Former Illinois Attorney General Roland Burris told state lawmakers investigating the possible impeachment that he did not act unethically in being appointed to the U.S. Senate seat vacated by Obama.
"I have been in government for 20 years and never participated in anybody's quid pro quo," Burris said.
Blagojevich was arrested Dec. 9 on corruption charges. He tapped Burris to fill the seat just after Christmas.
Burris also told the committee today that he first became interested in filling the U.S. Senate seat "around the time President-elect Obama won the Democratic primary for president."
Upon being approached to fill the seat amid the allegations involving the governor, Burris said he was "surprised" and took the weekend to think it over and consult with friends before accepting the appointment.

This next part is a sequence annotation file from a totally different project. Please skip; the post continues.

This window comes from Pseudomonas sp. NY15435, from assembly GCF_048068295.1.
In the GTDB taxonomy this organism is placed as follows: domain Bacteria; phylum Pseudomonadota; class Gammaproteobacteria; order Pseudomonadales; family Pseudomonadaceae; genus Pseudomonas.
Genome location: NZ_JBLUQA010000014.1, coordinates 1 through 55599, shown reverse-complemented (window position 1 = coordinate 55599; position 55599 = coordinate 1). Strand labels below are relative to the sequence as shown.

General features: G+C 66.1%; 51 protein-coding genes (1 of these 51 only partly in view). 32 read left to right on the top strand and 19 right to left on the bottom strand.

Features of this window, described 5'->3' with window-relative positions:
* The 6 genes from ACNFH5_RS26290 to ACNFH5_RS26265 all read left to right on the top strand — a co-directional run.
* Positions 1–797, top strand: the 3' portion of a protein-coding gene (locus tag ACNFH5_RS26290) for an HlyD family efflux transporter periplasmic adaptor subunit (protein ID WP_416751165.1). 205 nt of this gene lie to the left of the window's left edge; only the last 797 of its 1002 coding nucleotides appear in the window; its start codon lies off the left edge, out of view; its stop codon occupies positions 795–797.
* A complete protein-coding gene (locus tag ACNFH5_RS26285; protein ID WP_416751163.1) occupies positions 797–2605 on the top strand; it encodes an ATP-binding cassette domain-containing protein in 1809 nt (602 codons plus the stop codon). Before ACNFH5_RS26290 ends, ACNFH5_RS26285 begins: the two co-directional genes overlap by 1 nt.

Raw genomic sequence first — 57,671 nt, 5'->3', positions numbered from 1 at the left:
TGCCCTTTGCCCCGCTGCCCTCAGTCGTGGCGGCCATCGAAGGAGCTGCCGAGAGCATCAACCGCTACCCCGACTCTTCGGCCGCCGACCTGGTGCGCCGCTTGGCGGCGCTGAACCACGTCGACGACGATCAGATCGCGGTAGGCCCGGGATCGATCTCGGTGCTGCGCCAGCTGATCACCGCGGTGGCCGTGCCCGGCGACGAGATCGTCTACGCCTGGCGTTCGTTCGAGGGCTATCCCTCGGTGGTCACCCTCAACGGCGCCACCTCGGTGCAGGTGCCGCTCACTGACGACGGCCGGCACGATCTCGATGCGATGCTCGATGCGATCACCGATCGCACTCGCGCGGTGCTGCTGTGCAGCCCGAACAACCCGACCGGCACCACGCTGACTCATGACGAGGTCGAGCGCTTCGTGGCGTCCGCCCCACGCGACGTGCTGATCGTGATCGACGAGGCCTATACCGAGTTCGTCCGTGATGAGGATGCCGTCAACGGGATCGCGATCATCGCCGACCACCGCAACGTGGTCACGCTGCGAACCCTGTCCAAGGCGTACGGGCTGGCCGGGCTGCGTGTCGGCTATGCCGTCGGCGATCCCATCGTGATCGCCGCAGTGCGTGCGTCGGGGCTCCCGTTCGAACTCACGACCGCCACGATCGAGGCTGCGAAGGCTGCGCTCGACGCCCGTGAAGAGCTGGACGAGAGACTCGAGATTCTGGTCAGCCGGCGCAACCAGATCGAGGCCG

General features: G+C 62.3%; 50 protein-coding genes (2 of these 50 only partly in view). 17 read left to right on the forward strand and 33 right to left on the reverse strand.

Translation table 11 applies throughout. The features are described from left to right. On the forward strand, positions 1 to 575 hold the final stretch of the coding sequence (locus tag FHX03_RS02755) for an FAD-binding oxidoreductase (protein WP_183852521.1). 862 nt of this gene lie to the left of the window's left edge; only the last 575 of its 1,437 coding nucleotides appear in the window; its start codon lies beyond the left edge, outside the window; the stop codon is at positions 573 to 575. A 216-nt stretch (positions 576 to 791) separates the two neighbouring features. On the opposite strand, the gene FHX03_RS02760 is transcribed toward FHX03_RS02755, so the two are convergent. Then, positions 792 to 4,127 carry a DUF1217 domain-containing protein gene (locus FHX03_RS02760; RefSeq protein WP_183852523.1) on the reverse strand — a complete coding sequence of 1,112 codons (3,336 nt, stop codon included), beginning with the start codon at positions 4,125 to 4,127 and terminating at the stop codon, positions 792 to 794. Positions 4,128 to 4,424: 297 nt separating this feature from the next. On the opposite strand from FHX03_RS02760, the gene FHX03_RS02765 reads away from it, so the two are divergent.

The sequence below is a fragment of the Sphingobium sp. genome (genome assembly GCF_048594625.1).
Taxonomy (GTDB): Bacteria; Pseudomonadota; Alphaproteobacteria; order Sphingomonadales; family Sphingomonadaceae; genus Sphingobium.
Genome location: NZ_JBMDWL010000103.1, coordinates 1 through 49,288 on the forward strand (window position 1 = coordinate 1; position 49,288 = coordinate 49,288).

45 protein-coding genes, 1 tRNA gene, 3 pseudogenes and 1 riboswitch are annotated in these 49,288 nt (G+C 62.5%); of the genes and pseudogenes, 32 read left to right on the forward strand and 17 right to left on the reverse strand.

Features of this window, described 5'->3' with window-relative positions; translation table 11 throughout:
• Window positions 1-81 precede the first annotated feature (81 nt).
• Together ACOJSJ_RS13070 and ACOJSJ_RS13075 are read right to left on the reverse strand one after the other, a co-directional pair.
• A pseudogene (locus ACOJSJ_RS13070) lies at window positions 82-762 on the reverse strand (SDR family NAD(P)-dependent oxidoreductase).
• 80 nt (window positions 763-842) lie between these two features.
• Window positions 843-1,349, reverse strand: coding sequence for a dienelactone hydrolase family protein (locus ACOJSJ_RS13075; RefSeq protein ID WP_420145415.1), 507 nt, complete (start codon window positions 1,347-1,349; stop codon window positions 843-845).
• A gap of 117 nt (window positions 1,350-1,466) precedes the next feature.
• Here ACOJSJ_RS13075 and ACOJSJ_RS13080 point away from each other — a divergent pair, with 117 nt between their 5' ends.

When asked whether Blagojevich should resign, Burris repeatedly said, "I have no authority over the governor." As he has said before, Burris told the panel that Blagojevich appointed him according to law.
Before hearing from Burris, the Illinois legislative panel released a draft report Thursday morning recommending that the state's House of Representatives vote on whether to impeach Blagojevich.